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Reclaiming the Interpretation: Nani’s Journey

Last week, in a moment where different emotions overlap with one another — between happiness and sorrow; tears and laughters; our crackling voices and sincere prayers; the gloom and the glimmer of light reflected on our eyes — we said goodbye to Nani Zulminarni from PEKKA. We, the foundation board members: Nana Kamala, Mr. Darno, Fauzi Rachman (Oji), Dewi Hutabarat, Lusi, Iyik, and me, decided to accept Nani’s decision to continue with her journey. It wasn’t easy, trust me. Because everyone who knows her will be surprised by her decision. For us, it’s crystal clear: Nani is PEKKA, and PEKKA is the embodiment of Nani.


In her farewell speech, Nani highlighted important milestones that happened during her 20 years ‘stay’ with PEKKA. It was Nana Kamala and Scott Guggenhaim – two fatebearers, who asked for the possibility of developing a forum for poor women, who’s also the heads of their respective households. After that, for 20 years Nani embarked on her journey: conceiving, giving birth, nurturing, and raising PEKKA until now. The quantitative results are easily measured by our numbers: right now PEKKA is present in 34 provinces; with more than 69.000 members that are organized; has no less than 60 Savings and Loans Associations (VLAs or Koperasi) with billions of rupiah circulating in the platform; 42 community activity centers; more than 5000 women leaders, cadres, and paralegals; as well as women who were elected into position of power, such as village head or members of local and national parliament. Perhaps the pinnacle of our achievement is the status recognition of ‘Female Family Head’ – not only in statistical terms, but also in political terms.


Now after 20 years, Nani has prepared the organization to become an institution that will run well, even without her presence. There were no issues raised in the process of shifting her leadership. She and the core team members of PEKKA had prepared for this change to take place naturally and quietly – as they were all fully prepared for the change. This wasn’t easy, because Nani didn’t prepare her colleagues to become a mere epigone; on the contrary, she pushed her colleagues to develop their own ways. She’s been preparing for this moment in the past few years. She, for example, took on the networking roles in international communities that sometimes required her to leave PEKKA for a moment. The organizational governance was prepared as something that can be run on ‘auto-pilot’ mode. Now the time has come for PEKKA to grow alongside Nani’s three successors: Rom, Vila, and Yanto.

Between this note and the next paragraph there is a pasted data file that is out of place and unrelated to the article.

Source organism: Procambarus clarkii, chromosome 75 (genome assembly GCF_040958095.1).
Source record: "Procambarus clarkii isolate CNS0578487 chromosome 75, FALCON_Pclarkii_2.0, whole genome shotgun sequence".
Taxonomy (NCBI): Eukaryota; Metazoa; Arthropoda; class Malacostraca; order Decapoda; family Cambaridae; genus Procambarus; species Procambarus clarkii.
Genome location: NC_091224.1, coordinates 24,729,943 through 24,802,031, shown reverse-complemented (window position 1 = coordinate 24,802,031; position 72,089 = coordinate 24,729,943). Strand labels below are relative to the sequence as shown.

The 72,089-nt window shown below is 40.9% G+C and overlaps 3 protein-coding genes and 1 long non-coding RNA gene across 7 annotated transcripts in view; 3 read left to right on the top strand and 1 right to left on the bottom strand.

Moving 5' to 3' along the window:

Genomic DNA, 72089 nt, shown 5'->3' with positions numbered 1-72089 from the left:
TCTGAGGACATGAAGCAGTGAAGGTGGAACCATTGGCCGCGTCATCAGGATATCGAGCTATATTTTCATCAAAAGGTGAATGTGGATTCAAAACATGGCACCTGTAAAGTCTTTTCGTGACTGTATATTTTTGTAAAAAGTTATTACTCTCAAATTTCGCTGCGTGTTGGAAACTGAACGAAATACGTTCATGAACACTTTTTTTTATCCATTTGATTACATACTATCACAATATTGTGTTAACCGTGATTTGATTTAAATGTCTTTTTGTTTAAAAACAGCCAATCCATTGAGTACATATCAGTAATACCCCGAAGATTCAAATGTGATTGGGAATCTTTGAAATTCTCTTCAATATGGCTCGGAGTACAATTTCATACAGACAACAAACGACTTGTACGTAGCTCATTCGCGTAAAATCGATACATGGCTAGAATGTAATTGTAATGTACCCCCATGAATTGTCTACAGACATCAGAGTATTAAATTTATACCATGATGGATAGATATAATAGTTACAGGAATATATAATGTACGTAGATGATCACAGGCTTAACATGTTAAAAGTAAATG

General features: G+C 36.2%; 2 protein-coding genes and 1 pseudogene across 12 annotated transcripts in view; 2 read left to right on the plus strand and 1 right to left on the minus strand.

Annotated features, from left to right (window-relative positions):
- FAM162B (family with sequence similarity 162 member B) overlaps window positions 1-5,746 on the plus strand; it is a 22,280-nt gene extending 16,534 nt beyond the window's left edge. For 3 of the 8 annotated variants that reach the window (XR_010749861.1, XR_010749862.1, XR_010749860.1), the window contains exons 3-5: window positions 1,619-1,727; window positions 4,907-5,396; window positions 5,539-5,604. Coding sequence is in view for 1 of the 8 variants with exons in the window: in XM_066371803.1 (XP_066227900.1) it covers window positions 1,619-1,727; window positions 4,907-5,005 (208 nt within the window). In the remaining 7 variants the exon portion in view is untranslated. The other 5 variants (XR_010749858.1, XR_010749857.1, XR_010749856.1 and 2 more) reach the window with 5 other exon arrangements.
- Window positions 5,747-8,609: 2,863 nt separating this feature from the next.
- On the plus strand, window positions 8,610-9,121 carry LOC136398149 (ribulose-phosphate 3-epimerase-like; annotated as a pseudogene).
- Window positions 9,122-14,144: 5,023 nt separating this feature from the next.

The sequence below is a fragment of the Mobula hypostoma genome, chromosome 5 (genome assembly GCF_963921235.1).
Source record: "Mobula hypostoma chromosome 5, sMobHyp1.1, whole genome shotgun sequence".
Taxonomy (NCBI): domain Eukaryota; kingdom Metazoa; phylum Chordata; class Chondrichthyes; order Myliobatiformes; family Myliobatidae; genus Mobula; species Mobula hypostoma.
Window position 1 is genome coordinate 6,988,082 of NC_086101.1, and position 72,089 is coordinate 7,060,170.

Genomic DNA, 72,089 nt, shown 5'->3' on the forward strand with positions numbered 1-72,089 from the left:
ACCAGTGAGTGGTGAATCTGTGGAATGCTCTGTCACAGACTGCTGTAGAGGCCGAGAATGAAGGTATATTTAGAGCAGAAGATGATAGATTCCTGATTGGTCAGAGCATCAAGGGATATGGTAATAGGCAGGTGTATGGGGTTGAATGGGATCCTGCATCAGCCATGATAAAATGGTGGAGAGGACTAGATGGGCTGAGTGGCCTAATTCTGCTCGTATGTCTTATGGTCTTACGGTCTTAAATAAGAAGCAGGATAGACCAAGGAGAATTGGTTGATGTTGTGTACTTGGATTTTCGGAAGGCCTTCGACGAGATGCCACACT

Me, in Nani’s eyes, alongside Dina Lumbantobing, Roem Topasimasang, and Jo Hann Tan, are among the few people whom she calls ‘witnesses of her journey’ and ‘those who strengthened her steps’. Nani has a lot of friends all across the globe that she keeps close in her heart, as those are the people that she’ll share her concerns with, and help her to keep standing strong.


To me, Nani is an adventure given form; she walked down the path of passion that is full of challenges. She’s like Mark Twain, with glasses that were specifically designed to delve further into the problems faced by women, especially women who are the head of their respective households. Thus, with PEKKA she underlines that the success of women’s leadership should never be measured by how men measure it. For Nani — and for PEKKA, since both refer to the same entity — women’s leadership should be built upon self confidence and courage, that they, their voices, and their interests, ‘matter’. That’s why Nani keeps reminding them that their interest as female family heads is worth fighting for. This might sound like a slogan, and in practice Nani needs to build their confidence by helping those women re-learning the fact that they matter. Nani begins by asking these women to listen to their own voice; thus she taught them what a voice is, how to make noise, how to amplify their voices, how to seize the chance to speak. These are the literal steps, not metaphors. Let’s not talk about how they should be speaking in public, while the truth is they are still startled when listening to their own voices.